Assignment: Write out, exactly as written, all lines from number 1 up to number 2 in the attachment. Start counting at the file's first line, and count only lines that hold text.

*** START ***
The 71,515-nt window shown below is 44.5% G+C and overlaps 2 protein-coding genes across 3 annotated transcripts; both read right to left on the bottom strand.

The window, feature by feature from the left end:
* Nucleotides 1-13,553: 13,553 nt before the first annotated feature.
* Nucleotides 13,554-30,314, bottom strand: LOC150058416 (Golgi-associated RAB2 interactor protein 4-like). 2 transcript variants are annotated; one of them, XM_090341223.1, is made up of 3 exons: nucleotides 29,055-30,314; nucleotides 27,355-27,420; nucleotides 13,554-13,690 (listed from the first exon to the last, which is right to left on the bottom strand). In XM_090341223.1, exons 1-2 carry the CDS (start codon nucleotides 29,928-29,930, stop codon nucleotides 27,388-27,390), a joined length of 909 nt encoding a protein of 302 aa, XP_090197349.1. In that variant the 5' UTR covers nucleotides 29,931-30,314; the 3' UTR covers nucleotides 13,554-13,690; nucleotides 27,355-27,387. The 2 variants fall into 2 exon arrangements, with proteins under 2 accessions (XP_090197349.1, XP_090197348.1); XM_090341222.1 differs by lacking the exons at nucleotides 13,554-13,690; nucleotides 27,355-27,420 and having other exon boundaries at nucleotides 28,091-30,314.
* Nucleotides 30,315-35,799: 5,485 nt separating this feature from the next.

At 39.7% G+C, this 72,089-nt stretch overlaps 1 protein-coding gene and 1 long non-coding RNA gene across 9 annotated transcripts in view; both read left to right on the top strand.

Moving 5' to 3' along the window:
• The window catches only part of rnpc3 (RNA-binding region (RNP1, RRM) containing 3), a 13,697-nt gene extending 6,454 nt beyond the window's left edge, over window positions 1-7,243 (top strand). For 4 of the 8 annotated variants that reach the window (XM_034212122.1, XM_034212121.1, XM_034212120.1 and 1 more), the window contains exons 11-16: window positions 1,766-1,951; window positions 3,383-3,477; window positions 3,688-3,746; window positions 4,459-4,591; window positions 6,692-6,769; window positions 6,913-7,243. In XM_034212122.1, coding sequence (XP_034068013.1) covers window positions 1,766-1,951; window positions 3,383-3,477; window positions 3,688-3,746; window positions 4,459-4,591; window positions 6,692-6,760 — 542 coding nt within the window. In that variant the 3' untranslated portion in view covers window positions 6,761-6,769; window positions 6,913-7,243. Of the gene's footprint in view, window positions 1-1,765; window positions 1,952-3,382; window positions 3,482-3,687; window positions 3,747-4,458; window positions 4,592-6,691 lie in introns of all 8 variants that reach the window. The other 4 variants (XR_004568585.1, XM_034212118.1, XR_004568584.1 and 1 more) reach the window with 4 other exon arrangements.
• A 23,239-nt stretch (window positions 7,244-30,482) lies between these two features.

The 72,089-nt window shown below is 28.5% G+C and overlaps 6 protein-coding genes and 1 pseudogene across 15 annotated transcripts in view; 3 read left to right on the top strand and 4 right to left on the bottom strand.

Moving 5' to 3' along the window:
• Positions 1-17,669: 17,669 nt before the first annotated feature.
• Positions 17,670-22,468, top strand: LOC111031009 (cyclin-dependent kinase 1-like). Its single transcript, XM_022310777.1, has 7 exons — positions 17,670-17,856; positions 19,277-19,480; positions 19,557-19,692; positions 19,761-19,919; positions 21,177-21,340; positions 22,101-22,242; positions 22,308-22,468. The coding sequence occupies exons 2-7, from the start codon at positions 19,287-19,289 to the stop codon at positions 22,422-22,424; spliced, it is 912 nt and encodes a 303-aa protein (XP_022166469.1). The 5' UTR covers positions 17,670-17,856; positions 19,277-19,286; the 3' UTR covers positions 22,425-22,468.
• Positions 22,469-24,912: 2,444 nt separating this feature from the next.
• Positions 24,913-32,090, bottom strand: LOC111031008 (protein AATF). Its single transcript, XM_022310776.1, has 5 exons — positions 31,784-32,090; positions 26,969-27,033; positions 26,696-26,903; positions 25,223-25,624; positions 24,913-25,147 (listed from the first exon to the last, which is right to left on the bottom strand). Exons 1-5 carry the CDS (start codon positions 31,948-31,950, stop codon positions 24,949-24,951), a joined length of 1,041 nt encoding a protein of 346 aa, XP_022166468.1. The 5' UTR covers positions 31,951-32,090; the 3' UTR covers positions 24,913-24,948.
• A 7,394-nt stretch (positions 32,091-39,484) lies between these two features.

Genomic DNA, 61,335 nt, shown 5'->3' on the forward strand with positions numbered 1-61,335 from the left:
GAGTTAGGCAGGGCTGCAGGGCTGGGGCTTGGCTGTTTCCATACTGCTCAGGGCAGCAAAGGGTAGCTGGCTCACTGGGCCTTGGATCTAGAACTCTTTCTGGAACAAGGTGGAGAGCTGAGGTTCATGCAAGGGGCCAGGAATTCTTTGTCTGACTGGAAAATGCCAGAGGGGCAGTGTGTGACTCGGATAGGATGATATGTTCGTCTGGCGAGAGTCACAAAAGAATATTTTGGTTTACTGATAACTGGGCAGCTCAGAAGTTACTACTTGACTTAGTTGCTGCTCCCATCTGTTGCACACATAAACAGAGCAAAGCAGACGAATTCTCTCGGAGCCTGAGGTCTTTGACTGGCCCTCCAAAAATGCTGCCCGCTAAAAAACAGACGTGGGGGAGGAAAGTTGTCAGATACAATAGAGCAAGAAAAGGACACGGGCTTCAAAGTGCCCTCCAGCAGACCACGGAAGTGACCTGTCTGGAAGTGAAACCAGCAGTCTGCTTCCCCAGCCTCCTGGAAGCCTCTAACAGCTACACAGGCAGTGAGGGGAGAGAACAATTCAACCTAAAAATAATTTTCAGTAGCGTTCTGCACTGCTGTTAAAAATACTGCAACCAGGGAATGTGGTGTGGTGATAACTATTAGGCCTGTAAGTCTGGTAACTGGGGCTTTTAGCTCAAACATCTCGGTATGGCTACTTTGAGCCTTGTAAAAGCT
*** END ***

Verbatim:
The 71,515-nt window shown below is 44.5% G+C and overlaps 2 protein-coding genes across 3 annotated transcripts; both read right to left on the bottom strand.

The window, feature by feature from the left end: